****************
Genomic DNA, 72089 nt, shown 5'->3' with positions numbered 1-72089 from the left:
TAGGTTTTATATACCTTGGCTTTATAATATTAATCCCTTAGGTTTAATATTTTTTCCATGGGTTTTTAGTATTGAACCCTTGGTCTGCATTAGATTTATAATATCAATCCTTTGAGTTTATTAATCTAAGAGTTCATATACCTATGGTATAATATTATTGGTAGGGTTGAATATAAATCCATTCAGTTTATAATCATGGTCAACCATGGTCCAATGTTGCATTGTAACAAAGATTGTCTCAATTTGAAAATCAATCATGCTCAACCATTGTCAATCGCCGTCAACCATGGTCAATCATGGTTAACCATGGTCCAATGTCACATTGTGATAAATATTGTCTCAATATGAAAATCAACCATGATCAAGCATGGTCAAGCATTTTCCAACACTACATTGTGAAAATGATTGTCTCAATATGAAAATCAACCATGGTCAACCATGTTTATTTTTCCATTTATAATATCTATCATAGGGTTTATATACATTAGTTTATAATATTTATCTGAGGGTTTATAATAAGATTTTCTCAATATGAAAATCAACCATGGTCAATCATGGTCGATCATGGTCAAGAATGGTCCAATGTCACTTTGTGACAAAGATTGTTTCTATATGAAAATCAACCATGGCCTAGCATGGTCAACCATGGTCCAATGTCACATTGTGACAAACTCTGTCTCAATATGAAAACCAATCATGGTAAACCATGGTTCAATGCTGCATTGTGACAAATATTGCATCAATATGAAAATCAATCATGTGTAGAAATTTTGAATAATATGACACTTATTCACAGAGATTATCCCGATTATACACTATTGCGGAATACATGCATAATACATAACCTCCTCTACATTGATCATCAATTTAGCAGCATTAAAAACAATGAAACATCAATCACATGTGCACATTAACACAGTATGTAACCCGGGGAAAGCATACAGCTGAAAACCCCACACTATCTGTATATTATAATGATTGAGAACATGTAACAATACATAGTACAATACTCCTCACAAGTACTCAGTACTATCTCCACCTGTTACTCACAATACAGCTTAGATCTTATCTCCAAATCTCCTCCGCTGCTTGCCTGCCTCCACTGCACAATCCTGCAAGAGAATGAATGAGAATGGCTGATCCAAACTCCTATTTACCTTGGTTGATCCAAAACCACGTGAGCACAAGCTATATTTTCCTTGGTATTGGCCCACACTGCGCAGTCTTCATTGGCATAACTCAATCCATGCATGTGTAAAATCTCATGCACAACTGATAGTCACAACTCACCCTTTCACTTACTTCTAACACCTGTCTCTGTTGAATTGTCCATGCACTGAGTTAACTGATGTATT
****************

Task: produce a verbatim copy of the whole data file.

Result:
Genomic DNA, 72089 nt, shown 5'->3' with positions numbered 1-72089 from the left:
TAGGTTTTATATACCTTGGCTTTATAATATTAATCCCTTAGGTTTAATATTTTTTCCATGGGTTTTTAGTATTGAACCCTTGGTCTGCATTAGATTTATAATATCAATCCTTTGAGTTTATTAATCTAAGAGTTCATATACCTATGGTATAATATTATTGGTAGGGTTGAATATAAATCCATTCAGTTTATAATCATGGTCAACCATGGTCCAATGTTGCATTGTAACAAAGATTGTCTCAATTTGAAAATCAATCATGCTCAACCATTGTCAATCGCCGTCAACCATGGTCAATCATGGTTAACCATGGTCCAATGTCACATTGTGATAAATATTGTCTCAATATGAAAATCAACCATGATCAAGCATGGTCAAGCATTTTCCAACACTACATTGTGAAAATGATTGTCTCAATATGAAAATCAACCATGGTCAACCATGTTTATTTTTCCATTTATAATATCTATCATAGGGTTTATATACATTAGTTTATAATATTTATCTGAGGGTTTATAATAAGATTTTCTCAATATGAAAATCAACCATGGTCAATCATGGTCGATCATGGTCAAGAATGGTCCAATGTCACTTTGTGACAAAGATTGTTTCTATATGAAAATCAACCATGGCCTAGCATGGTCAACCATGGTCCAATGTCACATTGTGACAAACTCTGTCTCAATATGAAAACCAATCATGGTAAACCATGGTTCAATGCTGCATTGTGACAAATATTGCATCAATATGAAAATCAATCATGTGTAGAAATTTTGAATAATATGACACTTATTCACAGAGATTATCCCGATTATACACTATTGCGGAATACATGCATAATACATAACCTCCTCTACATTGATCATCAATTTAGCAGCATTAAAAACAATGAAACATCAATCACATGTGCACATTAACACAGTATGTAACCCGGGGAAAGCATACAGCTGAAAACCCCACACTATCTGTATATTATAATGATTGAGAACATGTAACAATACATAGTACAATACTCCTCACAAGTACTCAGTACTATCTCCACCTGTTACTCACAATACAGCTTAGATCTTATCTCCAAATCTCCTCCGCTGCTTGCCTGCCTCCACTGCACAATCCTGCAAGAGAATGAATGAGAATGGCTGATCCAAACTCCTATTTACCTTGGTTGATCCAAAACCACGTGAGCACAAGCTATATTTTCCTTGGTATTGGCCCACACTGCGCAGTCTTCATTGGCATAACTCAATCCATGCATGTGTAAAATCTCATGCACAACTGATAGTCACAACTCACCCTTTCACTTACTTCTAACACCTGTCTCTGTTGAATTGTCCATGCACTGAGTTAACTGATGTATT